Use this book to learn what it means to be a modern-day programmer. Once you have a job as a software developer, this book will allow you to be the best developer that you can be.
53. The Singularity Is Near: When Humans Transcend Biology
Author: Ray Kurzweil
Why need a brain when you could have a computer instead? Maybe your brain is already a computer? Maybe nothing is real? I don’t have the answers to these questions. I am just a guy with a blog. Ray Kurzweil has the answers, though. Read his book and find out more.
54. Two Scoops of Django: Best Practices for Django 1.8
Authors: Daniel Roy Greenfield, Audrey Roy Greenfield
This book contains all of the best practices that you should employ if you are using the Django framework to create a web application. Definitely not a tutorial, but a great resource for guidelines that will make your application great.
55. Web Scalability for Startup Engineers
Author: Artur Ejsmont
A great beginner’s book for system design and scalability. Learn about the infrastructure that the world’s most popular web applications are built upon.
56. Web Scraping with Python
Author: Ryan Mitchell
There is lots of data on the internet, just waiting to be scraped. Use Python to develop some crawlers to do it.
57. Working Effectively with Legacy Code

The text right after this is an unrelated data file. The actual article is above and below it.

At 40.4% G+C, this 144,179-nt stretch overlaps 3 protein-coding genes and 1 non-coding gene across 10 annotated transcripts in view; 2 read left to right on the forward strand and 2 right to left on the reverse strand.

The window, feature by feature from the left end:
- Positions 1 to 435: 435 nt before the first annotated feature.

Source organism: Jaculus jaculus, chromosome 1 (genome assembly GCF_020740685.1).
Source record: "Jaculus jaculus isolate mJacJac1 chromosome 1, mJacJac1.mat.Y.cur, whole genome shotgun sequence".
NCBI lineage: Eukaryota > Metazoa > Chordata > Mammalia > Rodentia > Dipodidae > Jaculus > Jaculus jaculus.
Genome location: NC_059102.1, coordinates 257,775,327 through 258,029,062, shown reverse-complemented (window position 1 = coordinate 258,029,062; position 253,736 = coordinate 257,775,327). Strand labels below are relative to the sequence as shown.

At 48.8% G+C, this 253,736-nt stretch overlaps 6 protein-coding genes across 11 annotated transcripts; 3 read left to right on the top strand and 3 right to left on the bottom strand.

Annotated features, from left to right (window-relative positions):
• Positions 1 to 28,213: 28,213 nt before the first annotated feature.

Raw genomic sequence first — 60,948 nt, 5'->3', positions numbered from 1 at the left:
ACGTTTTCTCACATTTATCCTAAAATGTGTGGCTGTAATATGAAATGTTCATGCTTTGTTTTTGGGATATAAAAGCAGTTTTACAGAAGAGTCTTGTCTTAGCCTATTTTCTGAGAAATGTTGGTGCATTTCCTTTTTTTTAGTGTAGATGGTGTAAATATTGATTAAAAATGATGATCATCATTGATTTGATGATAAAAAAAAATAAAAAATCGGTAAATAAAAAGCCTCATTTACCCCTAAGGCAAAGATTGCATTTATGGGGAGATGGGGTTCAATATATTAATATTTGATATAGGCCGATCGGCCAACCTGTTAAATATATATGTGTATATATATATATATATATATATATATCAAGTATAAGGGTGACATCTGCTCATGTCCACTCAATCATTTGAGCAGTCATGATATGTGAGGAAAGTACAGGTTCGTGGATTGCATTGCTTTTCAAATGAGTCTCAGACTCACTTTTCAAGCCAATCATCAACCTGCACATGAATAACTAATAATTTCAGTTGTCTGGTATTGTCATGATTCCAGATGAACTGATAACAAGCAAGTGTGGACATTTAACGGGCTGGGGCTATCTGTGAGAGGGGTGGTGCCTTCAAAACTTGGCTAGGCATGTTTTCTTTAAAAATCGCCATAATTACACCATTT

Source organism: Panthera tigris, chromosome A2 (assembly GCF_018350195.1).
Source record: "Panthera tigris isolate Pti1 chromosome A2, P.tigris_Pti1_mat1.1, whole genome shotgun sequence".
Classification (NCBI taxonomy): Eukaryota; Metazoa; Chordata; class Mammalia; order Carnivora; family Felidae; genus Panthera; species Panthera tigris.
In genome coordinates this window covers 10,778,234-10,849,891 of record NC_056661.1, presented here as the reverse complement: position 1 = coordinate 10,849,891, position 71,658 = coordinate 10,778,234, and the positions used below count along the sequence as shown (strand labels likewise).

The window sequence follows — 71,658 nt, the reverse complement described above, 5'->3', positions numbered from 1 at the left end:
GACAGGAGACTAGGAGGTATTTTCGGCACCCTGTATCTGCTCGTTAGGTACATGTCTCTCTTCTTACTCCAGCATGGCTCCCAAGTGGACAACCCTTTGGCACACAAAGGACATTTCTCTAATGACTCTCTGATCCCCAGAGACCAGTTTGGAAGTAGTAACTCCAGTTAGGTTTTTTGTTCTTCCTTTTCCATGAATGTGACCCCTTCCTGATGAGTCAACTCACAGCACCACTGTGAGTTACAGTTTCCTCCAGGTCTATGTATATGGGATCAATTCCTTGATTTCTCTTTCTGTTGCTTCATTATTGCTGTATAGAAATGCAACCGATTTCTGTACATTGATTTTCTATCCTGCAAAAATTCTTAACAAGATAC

Author: Michael C. Feathers
Working with old code in old systems can certainly be a challenge. Use this book, so that working with legacy code is a bit easier and less stressful for you.
Well, what do you think?!
I hope that you were able to find a book here that will bring you one step closer to your goals.
If there is a book that is not on this list, but you think that it should be, then please by all means include it in the comment section below.
Well, I sure do hope that this was helpful for you.
This is a very impressive list, Daniel. I read many of these and wholeheartedly agree with your assessment and choice of including them. Also, thank you for including my blogging book. 🙂
Thank you for the kind words, Antonio! It is good to know that someone out there likes the same books that I do! Also, it was a no-brainer to include your book. I wouldn’t have been able to create this blog without it!
I’d love to see Tiny Python Projects (http://tinypythonprojects.com/) make it on to that list someday!
I was just looking at Tiny Python Projects for a bit and I think that it might find its way on the list someday! : )